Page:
Next Tuesday June 14 is set for a National Strike!  I have no idea what that will entail – except a lot of manifestations, lots of noise, flares, whistles, fog horns and maybe some burning tires.  Oh and last week some union strikers pelted one of the ministers with eggs.  Easy to toss from a far, sailing right over the heads of the security officials.   How old are these people???

But, yeah, I still love it here.

Les Greves Continuent

It’s Saturday and I heard the recycle trash trucks outside.  Hurrah.  The clatter and noise used to be harsh on my ears.  Now it is dulcet tones – a lyrical melody.  Of course, the sound of the regular trash truck is even more mellifluous now.  Why such a transformation?  Do I need my hearing checked?

No.  The trash guys joined the train and airline pilots and went on strike for a week.   Sometimes you find out things experientially.  When I came back home Monday, the trash was still out.  But then there was a HUGE crane in the middle of the street sA pile of rubbish bags is seen on the Grands boulevards in Paris during a strike of garbage collectors and sewer workers of the city of Pariso I figured the trucks just couldn’t get through.  It seemed odd though because Neuilly-sur-Seine is fanatical about cleaning.  The neighborhood yard sale was last weekend (do you recall the post last year? LINK).  And Sunday night the street cleaning team –truck and two guys walking with hoses on the sidewalks) was going down the street cleaning up after the event.  On a Sunday!  So when the trash remained, it was odd.  But Tuesday on my way out I saw trash out on every corner on every street.  More was going on than a crane!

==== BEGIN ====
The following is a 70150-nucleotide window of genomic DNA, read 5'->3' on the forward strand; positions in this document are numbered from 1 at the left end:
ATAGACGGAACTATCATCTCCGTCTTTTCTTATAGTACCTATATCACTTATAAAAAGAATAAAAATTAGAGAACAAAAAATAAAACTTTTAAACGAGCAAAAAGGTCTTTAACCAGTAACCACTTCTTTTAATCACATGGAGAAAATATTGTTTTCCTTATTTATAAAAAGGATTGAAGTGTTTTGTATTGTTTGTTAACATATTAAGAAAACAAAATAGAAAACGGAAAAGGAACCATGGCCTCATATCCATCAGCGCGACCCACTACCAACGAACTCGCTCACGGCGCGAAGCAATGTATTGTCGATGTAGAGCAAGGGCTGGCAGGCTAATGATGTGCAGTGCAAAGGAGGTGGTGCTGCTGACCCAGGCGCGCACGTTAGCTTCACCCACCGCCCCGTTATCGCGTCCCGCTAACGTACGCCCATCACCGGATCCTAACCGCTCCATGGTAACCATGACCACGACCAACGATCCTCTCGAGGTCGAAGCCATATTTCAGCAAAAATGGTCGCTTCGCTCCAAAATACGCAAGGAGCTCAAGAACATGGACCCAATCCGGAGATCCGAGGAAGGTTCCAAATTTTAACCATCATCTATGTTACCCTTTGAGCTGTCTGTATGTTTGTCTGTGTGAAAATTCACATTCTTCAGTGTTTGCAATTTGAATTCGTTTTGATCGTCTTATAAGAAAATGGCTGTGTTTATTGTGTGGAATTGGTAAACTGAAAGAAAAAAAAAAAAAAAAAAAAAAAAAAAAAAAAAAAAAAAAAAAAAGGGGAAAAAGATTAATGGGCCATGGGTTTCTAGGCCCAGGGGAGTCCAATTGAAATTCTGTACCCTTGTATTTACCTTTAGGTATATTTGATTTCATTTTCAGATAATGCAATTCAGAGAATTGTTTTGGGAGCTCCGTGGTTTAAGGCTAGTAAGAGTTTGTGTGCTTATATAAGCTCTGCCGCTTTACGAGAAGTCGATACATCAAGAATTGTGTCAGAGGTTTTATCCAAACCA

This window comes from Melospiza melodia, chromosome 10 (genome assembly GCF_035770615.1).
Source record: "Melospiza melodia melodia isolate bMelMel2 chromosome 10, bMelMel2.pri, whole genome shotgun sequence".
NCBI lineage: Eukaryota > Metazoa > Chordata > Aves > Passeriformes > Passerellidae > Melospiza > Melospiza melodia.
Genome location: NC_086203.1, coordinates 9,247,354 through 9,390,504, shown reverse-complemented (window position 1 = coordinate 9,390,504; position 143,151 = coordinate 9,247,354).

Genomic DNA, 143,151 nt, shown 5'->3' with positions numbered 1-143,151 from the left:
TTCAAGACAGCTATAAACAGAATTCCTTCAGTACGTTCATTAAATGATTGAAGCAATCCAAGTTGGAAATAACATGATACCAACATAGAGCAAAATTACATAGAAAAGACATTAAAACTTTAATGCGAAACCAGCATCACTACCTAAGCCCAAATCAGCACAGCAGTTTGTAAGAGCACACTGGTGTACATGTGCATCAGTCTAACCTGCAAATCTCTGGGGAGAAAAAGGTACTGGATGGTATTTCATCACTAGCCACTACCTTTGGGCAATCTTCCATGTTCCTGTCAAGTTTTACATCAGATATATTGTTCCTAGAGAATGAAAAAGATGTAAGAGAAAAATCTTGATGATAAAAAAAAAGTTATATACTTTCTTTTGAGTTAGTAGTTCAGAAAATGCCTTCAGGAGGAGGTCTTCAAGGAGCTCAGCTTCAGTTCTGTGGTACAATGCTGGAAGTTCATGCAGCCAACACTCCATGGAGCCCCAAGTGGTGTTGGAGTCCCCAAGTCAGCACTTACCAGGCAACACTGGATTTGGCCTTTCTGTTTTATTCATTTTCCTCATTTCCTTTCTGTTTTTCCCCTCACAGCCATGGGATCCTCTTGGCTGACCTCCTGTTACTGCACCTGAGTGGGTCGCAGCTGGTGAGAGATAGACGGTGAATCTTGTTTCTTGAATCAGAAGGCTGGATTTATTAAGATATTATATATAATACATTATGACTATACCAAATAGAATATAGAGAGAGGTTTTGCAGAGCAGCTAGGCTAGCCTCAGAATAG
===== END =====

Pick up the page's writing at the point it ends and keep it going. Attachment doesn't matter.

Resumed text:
STRIKE.  Why? I don’t know.  But they decided not to pick up trash for a week.  The government officials scrambled.  I heard they were hiring private companies. But then, of course, there were strikers blocking the entrance to the dumps.  <Insert Gaellic shrug here>

2016-06-10 12.22.19By Friday Neuilly at least got its act together and regular trash was picked up.  And moments ago the recycling was too.

And last Monday I was also caught up in it a bit…   I got a news alert on my phone that railway workers had stormed Montparnasse train station. Rolling eyes. Ok fine I wasn’t going there.  But I did have to talk to the Thalys train people at Le Gare Du Nord.  Thalys is a high speed train that runs between France, Belgium and the Netherlands.  And maybe Germany…  But it’s separate from the SNCF (France) and so was not supposed to be affected by these strikes.  Still, I had some questions.  So I hopped on the metro.  The metro car is noisy- singing, whistles and fog horns.  Puzzling – but the big football games are coming…   We stop at Gare de l’Est before Gare du Nord.  And all these boisterous people get off and now I see the flags unfurling.  SUD – one of the railway unions.  These people – and a lot of them – were massing on the platform to march through the train station.  I had seen the same at Gare de Lyon last week.  Happy to see they were not going on to my destination.  But when I get to Gare du Nord, I see battalions of police.  Ok, maybe not battalion which is apparently 3 or more companies in an army unit…  But MANY.  And police trucks parked down several different streets.  I wanted to tell them that the strikers got off at the last stop but figured they would discover that soon enough.